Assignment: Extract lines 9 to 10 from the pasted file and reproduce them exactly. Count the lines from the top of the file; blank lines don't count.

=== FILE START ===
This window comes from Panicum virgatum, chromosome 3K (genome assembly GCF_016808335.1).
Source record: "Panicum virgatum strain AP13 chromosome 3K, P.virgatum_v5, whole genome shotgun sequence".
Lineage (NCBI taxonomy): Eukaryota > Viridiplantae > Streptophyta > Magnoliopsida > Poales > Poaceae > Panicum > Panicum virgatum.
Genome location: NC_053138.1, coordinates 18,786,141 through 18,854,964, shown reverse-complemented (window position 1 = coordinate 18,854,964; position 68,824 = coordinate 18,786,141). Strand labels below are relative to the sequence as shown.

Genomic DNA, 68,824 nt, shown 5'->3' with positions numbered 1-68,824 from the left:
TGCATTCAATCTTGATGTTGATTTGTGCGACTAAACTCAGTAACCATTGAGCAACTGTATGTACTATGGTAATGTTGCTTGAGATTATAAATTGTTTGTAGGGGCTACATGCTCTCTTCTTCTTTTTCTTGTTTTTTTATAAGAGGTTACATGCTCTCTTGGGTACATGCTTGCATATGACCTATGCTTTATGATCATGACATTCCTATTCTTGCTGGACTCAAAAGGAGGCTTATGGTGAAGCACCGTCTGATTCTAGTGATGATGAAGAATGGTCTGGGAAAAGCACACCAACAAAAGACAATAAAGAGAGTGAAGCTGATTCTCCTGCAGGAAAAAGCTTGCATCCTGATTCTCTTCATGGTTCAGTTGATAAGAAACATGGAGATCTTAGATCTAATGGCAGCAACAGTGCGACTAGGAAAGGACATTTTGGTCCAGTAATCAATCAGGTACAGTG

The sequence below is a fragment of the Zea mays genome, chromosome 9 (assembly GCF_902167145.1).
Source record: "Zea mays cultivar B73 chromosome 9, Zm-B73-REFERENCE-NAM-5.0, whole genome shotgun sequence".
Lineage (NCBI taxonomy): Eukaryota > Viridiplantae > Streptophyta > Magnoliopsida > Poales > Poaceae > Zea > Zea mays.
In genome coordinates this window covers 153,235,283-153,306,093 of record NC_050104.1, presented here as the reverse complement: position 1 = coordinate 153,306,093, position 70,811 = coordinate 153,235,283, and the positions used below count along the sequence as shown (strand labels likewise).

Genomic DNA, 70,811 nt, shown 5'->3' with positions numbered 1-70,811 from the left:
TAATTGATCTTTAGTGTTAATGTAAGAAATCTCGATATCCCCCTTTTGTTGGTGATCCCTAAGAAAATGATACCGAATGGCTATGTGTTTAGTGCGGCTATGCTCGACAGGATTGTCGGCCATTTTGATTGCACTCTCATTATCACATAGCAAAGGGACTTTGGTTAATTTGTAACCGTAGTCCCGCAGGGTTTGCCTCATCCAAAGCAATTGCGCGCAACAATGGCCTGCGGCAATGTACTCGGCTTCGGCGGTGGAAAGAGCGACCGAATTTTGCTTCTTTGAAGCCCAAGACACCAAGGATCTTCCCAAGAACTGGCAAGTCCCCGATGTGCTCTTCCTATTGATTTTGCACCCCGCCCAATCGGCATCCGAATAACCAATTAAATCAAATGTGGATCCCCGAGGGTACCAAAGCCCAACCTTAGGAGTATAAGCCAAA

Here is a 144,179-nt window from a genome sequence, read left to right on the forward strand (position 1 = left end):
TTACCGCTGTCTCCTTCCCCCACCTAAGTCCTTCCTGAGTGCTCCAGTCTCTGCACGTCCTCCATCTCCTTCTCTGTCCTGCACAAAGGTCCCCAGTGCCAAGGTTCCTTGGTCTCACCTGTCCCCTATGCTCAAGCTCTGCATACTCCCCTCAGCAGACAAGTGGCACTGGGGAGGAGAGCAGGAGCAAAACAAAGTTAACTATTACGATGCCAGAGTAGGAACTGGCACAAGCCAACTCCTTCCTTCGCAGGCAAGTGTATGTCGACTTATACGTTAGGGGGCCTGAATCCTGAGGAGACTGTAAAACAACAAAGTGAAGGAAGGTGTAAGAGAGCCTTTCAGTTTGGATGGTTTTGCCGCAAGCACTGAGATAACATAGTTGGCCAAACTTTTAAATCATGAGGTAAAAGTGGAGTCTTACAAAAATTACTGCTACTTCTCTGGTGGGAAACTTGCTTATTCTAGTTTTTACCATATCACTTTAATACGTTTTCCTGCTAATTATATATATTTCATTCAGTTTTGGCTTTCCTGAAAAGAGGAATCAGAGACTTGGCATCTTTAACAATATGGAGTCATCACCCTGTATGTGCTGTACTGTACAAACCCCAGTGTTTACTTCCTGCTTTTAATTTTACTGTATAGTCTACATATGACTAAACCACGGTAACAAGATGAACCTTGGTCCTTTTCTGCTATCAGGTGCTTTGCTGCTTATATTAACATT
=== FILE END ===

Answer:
Lineage (NCBI taxonomy): Eukaryota > Viridiplantae > Streptophyta > Magnoliopsida > Poales > Poaceae > Zea > Zea mays.
In genome coordinates this window covers 153,235,283-153,306,093 of record NC_050104.1, presented here as the reverse complement: position 1 = coordinate 153,306,093, position 70,811 = coordinate 153,235,283, and the positions used below count along the sequence as shown (strand labels likewise).